Davit Gareja Monastery

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History:

On the border with Azerbaijan, Davit (or David) Gareja is perhaps the most remarkable of all Georgia’s ancient sites. Comprising about 15 old monasteries spread over a large, remote area, its uniqueness is heightened by a, semi-desert landscape. Neglected during the Soviet era, Davit Gareja has since seen some restoration and is now again inhabited by monks.

Lavra, the first monastery here, was founded by Davit Gareja, one of the 13 ascetic ‘Syrian fathers’ who returned from the Middle East to spread Christianity in Georgia in the 6th century. The monasteries were destroyed by the Mongols in 1265, revived in the early 14th century by Giorgi V the Brilliant, sacked by Timur and then suffered their worst moment of all on Easter night 1615 when Persian Shah Abbas’ soldiers killed 6000 monks and destroyed most of their artistic treasures.

Davit Gareja Monastery

Davit Gareja Monastery

My visit:

We got off the night train to Tbilisi at 6ish in the morning. It was a cold walk to the Hostel. They didn’t have our rooms ready yet, but we were allowed leave our bags. We were signed up to go on a tour of  Davit Gareja Monastery at 7:45, so we had time to kill. We walked up and down the pre-dawn streets of Tblisi to stay warm.

Met up with Brooke, Andy as his sister at the designated rally point- McDonald’s. The organizer of the tour was a young entrepreneur named Gulchina. She is an accountant during the week and hopes to grow this tour company to a full time career. She used a well-known Facebook page, that most ex-Pats are members, to advertise tours to various parts of Georgia.

We had about 22 people, all TLG, in a rented Marshrutka. It took close to two hours to get out there. And by out there, I mean out in the desert wasteland between Georgia and Azerbaijan. I am baffled that Davit hiked it all the way out here to build a structure in the desert, but I guess that’s what the monks did back in those days…. ol’ school.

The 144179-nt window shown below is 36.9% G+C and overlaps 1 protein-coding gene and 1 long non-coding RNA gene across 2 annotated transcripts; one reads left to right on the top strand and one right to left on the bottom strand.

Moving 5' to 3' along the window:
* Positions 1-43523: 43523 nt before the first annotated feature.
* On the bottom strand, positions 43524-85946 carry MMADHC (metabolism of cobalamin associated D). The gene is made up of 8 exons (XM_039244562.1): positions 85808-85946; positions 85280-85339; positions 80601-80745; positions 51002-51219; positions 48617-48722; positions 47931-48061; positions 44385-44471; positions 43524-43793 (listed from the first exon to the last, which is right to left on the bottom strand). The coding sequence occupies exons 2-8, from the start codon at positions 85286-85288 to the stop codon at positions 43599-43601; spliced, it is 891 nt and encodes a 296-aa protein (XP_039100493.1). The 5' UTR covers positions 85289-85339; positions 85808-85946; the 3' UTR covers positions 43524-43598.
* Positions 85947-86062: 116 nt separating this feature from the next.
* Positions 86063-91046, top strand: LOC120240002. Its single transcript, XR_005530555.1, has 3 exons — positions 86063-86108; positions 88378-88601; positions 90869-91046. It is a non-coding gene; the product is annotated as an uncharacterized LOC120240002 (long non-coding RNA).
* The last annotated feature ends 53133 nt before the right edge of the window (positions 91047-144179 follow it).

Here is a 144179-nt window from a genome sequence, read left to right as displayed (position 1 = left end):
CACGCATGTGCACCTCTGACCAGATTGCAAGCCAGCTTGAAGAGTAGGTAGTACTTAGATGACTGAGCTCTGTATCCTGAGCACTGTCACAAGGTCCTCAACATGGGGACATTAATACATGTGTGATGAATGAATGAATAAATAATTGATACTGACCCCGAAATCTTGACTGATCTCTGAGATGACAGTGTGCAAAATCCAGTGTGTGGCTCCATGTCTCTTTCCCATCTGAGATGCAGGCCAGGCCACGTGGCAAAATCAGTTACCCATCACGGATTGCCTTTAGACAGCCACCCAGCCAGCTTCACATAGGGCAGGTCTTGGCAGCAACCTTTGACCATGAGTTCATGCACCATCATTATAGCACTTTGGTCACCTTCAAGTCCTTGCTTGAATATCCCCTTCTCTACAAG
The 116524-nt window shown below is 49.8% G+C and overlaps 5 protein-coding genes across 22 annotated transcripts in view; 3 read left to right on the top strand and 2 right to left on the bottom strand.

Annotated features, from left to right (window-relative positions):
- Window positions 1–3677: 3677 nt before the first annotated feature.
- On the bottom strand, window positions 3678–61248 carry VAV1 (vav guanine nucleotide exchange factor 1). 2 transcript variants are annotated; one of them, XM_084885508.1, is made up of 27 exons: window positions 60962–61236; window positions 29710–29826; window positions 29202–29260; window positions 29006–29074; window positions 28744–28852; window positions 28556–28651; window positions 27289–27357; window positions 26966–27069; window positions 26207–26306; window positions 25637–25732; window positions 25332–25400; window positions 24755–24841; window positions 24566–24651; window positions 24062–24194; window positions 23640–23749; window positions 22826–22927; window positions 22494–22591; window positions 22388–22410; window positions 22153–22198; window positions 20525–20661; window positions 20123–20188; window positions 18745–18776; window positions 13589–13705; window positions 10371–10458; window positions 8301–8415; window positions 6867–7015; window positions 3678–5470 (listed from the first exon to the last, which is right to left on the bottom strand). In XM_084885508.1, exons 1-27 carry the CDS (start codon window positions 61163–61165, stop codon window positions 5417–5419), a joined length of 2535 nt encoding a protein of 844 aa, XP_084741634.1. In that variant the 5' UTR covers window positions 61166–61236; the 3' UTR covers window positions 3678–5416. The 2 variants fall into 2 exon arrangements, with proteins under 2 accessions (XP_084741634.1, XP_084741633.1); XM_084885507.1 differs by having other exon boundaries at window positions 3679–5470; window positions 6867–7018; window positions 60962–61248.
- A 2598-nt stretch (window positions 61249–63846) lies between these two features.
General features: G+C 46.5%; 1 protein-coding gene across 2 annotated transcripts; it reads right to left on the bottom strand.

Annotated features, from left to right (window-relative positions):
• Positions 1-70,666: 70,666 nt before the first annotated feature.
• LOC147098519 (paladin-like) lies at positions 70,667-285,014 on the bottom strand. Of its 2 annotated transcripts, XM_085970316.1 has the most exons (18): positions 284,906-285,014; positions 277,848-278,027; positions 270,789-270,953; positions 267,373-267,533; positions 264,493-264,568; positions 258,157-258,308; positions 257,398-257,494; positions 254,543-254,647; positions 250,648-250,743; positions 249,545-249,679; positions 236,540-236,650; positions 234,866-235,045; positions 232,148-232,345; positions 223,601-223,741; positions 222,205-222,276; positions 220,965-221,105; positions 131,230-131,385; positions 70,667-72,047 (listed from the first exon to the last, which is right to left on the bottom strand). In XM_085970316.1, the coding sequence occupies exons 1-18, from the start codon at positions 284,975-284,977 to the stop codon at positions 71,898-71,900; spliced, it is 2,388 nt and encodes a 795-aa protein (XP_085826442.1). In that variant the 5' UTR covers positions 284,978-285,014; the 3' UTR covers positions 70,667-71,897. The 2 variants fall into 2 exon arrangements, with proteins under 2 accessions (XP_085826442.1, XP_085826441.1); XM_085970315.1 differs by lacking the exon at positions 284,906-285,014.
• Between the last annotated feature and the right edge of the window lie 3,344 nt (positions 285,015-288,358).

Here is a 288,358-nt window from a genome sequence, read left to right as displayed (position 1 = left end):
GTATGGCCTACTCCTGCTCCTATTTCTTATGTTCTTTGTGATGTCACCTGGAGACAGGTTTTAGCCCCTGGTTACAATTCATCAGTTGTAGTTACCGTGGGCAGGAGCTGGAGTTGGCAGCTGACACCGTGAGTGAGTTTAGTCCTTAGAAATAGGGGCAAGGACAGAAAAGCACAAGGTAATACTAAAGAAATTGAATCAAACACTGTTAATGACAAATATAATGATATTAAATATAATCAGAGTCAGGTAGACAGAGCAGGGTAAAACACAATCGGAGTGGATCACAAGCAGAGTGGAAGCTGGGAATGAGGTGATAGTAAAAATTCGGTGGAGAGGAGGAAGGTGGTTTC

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We got to the Monastery and looked around the place. The view was breathe taking and contrasted by the simplicity of the monastery itself. After milling around for a while, we thought the tour was over. But then we started walking up the mountain behind the monastery. And we walked… and walked. On the other side of the mountain was an amazing view of Azerbaijan. Further along the ridge were more monk cells. At the very top of the mountain were two tiny monastic structures. Posted at one were two Georgian soldiers.

*Aside: The historic site of Davit Gareja is contested by the country of Azerbaijan. Kind of weird, but a fact nonetheless.

As I was standing further up at the other tiny monastic structure looking off at the mountain vistas, two Azerbaijani soldiers approached me. I waved and said, ‘Hey’. One of them responded in English, ‘Hey’. He spoke great English. I asked if I could take a picture with him and they consented. That began a long line of paparazzi with the soldiers.

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Soon we began the long descent back down the mountain. We thought we were finished with the tour, but there was another monastery to visit.

This one was currently in use with a religious service that we were able to witness. In a spare centuries old monastery etched out of a mountain cliff in the middle of the desert, Georgia faithful convened to listen to holy scripture and chants given by ascetics of one of the oldest Orthodox religions in the world.

“I got soul, but I’m not a soldier.”

All These Things That I’ve Done, The Killers

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